Trying to quit smoking? Can’t stick to
your diet? Want to change your bad
habits? Dealing with Anxiety or Fear?

We can help reframe your subconscious with
Neuro-Linguistic techniques, Visual Imagery and
intuitive coaching.

Nina Anderson, C.NLP, SPN, Sheffield, ma

888-217-7233 NLPBerkshires.wordpress.com

www.OurBerkshireTimes.com June / July 2013 15
Dealing with Electrical Sensitivity
Dealing with electrical sensitivity is hard for several
1. It is very diffcult to diagnose because the range
of symptoms are so diverse.
2. Doctors are not trained to recognize the symptoms.
3. Many practitioners put ES down as psychosomat-
ic, all in the mind, despite proof to the contrary.
4. There is no widely accepted treatment or cure
and certainly no magic pill you can swallow which
will make it go away.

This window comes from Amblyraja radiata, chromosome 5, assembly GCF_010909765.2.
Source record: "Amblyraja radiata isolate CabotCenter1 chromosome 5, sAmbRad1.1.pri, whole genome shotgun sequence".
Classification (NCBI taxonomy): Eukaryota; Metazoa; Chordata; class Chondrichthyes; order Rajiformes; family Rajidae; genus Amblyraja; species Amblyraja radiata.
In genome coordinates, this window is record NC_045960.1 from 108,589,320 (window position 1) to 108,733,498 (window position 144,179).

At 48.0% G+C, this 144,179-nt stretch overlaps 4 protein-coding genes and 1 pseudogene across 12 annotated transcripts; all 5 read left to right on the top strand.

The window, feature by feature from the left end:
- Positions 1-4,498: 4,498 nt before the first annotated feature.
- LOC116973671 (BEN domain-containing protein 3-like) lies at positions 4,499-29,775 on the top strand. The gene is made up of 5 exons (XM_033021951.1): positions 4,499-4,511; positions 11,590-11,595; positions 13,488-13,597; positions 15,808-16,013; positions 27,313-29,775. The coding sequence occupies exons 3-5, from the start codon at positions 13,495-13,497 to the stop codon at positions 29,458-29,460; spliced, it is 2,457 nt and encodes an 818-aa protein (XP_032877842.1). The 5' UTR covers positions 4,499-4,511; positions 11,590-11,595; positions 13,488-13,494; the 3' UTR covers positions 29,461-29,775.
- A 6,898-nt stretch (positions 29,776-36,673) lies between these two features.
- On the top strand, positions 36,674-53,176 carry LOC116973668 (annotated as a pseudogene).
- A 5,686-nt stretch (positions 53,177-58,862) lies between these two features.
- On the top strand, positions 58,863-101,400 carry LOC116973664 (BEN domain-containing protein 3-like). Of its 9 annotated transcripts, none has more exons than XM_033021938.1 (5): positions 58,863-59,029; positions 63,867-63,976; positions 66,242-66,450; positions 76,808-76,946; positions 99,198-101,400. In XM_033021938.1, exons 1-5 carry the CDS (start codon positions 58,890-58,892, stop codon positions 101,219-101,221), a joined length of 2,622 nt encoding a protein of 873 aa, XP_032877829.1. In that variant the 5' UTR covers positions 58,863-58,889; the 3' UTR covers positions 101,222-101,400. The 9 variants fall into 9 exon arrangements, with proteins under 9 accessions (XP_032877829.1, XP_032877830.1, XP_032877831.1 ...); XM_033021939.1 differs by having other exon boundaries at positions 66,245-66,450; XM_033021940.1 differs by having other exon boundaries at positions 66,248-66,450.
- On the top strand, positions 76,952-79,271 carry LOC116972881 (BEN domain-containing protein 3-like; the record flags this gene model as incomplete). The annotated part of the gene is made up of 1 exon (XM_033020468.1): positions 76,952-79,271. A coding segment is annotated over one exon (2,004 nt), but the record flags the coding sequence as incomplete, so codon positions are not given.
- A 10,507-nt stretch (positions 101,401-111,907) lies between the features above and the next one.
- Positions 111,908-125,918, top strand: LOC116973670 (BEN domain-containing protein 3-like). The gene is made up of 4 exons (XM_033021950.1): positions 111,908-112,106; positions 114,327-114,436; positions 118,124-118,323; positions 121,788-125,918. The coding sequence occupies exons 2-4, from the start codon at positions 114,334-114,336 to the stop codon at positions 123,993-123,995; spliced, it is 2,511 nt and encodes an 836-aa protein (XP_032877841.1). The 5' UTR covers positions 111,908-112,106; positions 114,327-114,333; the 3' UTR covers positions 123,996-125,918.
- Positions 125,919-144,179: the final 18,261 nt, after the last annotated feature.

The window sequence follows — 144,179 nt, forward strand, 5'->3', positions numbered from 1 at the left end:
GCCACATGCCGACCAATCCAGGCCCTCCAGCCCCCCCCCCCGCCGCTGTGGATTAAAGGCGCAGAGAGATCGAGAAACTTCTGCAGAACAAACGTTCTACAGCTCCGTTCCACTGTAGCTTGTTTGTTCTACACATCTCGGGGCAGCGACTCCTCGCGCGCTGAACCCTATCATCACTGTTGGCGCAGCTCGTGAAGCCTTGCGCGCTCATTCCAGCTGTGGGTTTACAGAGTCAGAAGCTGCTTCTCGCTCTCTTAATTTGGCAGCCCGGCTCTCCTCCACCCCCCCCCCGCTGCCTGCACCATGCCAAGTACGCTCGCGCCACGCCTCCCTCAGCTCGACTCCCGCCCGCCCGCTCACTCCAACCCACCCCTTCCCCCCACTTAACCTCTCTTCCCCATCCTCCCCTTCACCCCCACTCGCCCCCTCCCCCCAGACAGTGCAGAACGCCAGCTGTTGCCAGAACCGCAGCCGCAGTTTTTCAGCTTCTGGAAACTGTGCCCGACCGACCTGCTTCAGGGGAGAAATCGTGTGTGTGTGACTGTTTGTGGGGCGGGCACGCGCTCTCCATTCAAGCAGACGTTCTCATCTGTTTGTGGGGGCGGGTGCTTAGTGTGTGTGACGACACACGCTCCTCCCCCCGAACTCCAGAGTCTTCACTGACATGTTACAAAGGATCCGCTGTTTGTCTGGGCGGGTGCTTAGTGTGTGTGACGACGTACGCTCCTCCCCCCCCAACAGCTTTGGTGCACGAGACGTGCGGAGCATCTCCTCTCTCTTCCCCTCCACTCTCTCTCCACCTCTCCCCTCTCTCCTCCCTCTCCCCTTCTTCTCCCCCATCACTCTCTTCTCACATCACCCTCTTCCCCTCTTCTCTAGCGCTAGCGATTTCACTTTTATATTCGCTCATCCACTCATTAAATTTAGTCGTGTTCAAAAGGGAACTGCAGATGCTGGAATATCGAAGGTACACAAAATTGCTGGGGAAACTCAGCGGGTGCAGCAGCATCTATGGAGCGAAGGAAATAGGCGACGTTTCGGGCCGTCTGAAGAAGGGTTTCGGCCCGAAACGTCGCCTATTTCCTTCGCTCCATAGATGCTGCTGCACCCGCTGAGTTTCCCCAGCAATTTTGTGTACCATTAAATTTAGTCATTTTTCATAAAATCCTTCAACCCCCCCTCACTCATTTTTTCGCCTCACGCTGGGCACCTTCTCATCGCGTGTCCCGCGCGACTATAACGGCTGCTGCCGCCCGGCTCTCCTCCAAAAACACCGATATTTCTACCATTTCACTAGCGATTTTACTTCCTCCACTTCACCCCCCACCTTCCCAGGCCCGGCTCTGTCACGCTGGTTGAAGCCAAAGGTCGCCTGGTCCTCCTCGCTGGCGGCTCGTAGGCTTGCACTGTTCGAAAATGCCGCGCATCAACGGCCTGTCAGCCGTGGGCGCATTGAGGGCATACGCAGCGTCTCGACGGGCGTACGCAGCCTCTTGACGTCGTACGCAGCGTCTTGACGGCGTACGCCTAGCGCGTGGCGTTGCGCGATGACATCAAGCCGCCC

5. Sufferers very quickly become isolated. They are
unable to use accepted means of communication,
like cell phones and computers. Holding down a
regular job can become impossible.
6. ES can be combined with other sensitivities like
CFS (chronic fatigue syndrome) and MCS (multiple
chemical sensitivity), complicating diagnosis and
What You Can Do
I learned about electrical sensitivity the hard way. Most
sufferers realize there is a link between electromag-
netic feld exposures (EMFs) and their condition.
Since the wireless revolution, EMFs are
omnipresent. Wireless technologies like cell and
cordless phones, cell towers, “smart meters,” WiFi,
wireless laptops, wireless routers, and baby moni-